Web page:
Robischon Gallery

KAHN + SELESNICK : Truppe Fledermaus and the Carnival at the End of the World

KAHN + SELESNICK : Truppe Fledermaus and the Carnival at the End of the World

madame lulu by kahn/selesnick


Madame Lulu

high water mark by kahn/selesnick


High Water Mark

Thursday, March 14, 2013Saturday, May 4, 2013

Denver, CO USA

Robischon Gallery is pleased to present four distinctive concurrent solo exhibitions exploring themes of magic-realism, phantasmagoria and the absurd. Referencing a vast range of art-historical and cross-cultural sources, artists Kahn + Selesnick, Christian Rex van Minnen, Terry Maker and Jeff Starr playfully provoke and engage via a complex mix of surreal storytelling and a fevered visual flux.

KAHN + SELESNICK : Truppe Fledermaus and the Carnival at the End of the World

Robischon Gallery is proud to feature its third solo exhibition for acclaimed New York/British collaborative duo Nicholas Kahn and Richard Selesnick. With their latest series “Truppe Fledermaus & the Carnival at the End of the World,” the artists’ highly imaginative, multi-medium series utilizes large and small scale photography, painting, drawing, prints and sculptures – all in service of their startlingly original visual narratives. Together since the 1980s, Kahn + Selesnick have invented inexplicable, yet visually invigorating historiographies – adventures in which there is no division between fact and fiction. As in their previous works seen at Robischon Gallery, such as the “Apollo Prophecies” – a story which merged the American space program of the 1960s with the Edwardian era and “Eisbergfreistadt” where a mammoth iceberg in 1923 Germany causes hyperinflation; Kahn + Selesnick’s newest series compellingly maintains the same preposterous incongruity while weaving past characters and locations into its mix.

Inspired by Italian philosopher Giulo Camillo’s 1550 Memory Theater, “Truppe Fledermaus” tells the visual tale of a chimerical cabaret troupe traversing the outskirts of imaginary and recognizable towns where their inscrutable performances play repeatedly for no one. Dressed as bats, greenmen and death dancers, Kahn + Selesnick’s characters only preform for the resident animals and themselves. As a metaphor for contemporary society’s on-going disengagement from the larger world while being bombarded with massive quantities of cultural information, Truppe Fledermaus similarly travels on, prolifically advertising its performances for plays never seen. A cast of characters led by Truppe founders, Orlofsky and Falke, along with Madame Lulu, the Plague Doctor, the Green Wanderer and 1970s British television character Reginald Perrin share the series storyline with Birdmen as messengers and the endangered Bat as the shaman. The bat represents both nature and humanity as it struggles to see itself as inextricably linked in order to change its course before their disastrous fate of extinction is sealed.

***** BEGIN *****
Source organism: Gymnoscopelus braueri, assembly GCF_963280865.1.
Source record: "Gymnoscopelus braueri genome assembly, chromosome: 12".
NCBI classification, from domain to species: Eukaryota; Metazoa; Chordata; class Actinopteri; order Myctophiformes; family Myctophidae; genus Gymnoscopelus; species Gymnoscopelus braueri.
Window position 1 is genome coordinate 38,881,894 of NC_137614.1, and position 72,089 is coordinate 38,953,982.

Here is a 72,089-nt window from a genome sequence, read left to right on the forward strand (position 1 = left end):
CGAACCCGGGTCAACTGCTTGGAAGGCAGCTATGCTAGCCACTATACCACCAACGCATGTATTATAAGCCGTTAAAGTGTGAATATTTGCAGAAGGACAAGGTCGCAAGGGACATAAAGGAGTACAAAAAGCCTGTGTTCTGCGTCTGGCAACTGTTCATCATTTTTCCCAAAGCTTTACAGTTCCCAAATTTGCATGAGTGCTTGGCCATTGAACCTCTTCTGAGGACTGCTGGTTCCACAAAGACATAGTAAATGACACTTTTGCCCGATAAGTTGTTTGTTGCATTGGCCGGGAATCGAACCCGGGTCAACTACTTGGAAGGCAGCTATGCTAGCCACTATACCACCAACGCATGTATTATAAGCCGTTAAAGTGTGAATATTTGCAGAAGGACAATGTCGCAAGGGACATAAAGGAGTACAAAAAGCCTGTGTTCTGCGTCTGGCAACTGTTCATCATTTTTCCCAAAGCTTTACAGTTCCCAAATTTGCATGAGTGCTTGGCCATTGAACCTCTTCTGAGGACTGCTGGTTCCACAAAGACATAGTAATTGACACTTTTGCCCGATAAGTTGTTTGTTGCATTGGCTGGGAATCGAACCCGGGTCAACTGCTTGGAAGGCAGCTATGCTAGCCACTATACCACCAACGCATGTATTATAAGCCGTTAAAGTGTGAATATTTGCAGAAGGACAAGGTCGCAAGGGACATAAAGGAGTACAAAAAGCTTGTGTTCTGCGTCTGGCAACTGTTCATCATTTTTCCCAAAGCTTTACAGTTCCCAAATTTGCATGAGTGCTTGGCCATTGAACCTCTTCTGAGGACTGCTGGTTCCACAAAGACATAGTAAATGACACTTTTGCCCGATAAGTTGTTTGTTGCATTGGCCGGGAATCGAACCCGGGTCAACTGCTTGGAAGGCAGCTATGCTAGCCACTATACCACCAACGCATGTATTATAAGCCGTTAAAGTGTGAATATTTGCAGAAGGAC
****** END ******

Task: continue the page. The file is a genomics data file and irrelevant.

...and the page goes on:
In “Truppe Fledermaus”, as in past series, Kahn + Selesnick’s playful, yet portentous mix of characters, time periods and genres purposefully blur lines and allow for suspension of disbelief while creatively illuminating societal shortcomings. Through their signature cinematic approach, the artists present the engaged viewer with seemingly inexhaustible imagery and its potential for metaphor; a manner of experience not unlike the modern world.

Kahn & Selesnick held artist residencies at Addison Gallery of American Art, Andover, Massachusetts; the Djerrasi Artist Program, Woodside, California; and Toni Morrison’s Atelier Program at Princeton University, New Jersey. Their work has been shown in more than eighty solo exhibitions throughout the United States and Belgium and in group exhibitions in China, France, Germany, Monaco, and Norway. Among the exhibiting museums are: Brooklyn Museum of Art, Smithsonian Institution, Chicago’s Museum of Contemporary Photography and Field Museum, Overbeck-Gesellschaft (Lübeck, Germany), and Cape Cod Museum of Art. Their work can be found in the collections of the Los Angeles County Museum of Art, Boston Public Library, Philadelphia Museum of Art, Fogg Museum of Art, National Portrait Gallery, and Museum of Fine Arts, Houston.